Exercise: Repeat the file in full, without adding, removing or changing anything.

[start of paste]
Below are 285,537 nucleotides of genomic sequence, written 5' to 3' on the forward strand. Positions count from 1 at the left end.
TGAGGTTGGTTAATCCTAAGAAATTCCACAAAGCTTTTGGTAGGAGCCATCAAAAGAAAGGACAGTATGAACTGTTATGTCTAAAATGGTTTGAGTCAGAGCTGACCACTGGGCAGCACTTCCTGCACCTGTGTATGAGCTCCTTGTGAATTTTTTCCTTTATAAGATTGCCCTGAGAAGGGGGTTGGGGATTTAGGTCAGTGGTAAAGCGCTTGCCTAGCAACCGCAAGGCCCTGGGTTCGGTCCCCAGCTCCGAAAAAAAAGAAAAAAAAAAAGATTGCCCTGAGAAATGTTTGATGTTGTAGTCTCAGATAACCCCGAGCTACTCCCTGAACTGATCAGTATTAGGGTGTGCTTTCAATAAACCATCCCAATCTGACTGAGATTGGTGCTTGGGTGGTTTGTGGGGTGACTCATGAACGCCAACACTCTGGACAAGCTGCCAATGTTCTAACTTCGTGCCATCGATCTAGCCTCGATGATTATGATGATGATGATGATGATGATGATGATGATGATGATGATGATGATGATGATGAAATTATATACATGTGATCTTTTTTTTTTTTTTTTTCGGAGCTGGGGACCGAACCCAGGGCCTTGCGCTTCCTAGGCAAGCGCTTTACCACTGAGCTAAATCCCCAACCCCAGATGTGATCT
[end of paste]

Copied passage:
Below are 285,537 nucleotides of genomic sequence, written 5' to 3' on the forward strand. Positions count from 1 at the left end.
TGAGGTTGGTTAATCCTAAGAAATTCCACAAAGCTTTTGGTAGGAGCCATCAAAAGAAAGGACAGTATGAACTGTTATGTCTAAAATGGTTTGAGTCAGAGCTGACCACTGGGCAGCACTTCCTGCACCTGTGTATGAGCTCCTTGTGAATTTTTTCCTTTATAAGATTGCCCTGAGAAGGGGGTTGGGGATTTAGGTCAGTGGTAAAGCGCTTGCCTAGCAACCGCAAGGCCCTGGGTTCGGTCCCCAGCTCCGAAAAAAAAGAAAAAAAAAAAGATTGCCCTGAGAAATGTTTGATGTTGTAGTCTCAGATAACCCCGAGCTACTCCCTGAACTGATCAGTATTAGGGTGTGCTTTCAATAAACCATCCCAATCTGACTGAGATTGGTGCTTGGGTGGTTTGTGGGGTGACTCATGAACGCCAACACTCTGGACAAGCTGCCAATGTTCTAACTTCGTGCCATCGATCTAGCCTCGATGATTATGATGATGATGATGATGATGATGATGATGATGATGATGATGATGATGATGATGAAATTATATACATGTGATCTTTTTTTTTTTTTTTTTCGGAGCTGGGGACCGAACCCAGGGCCTTGCGCTTCCTAGGCAAGCGCTTTACCACTGAGCTAAATCCCCAACCCCAGATGTGATCT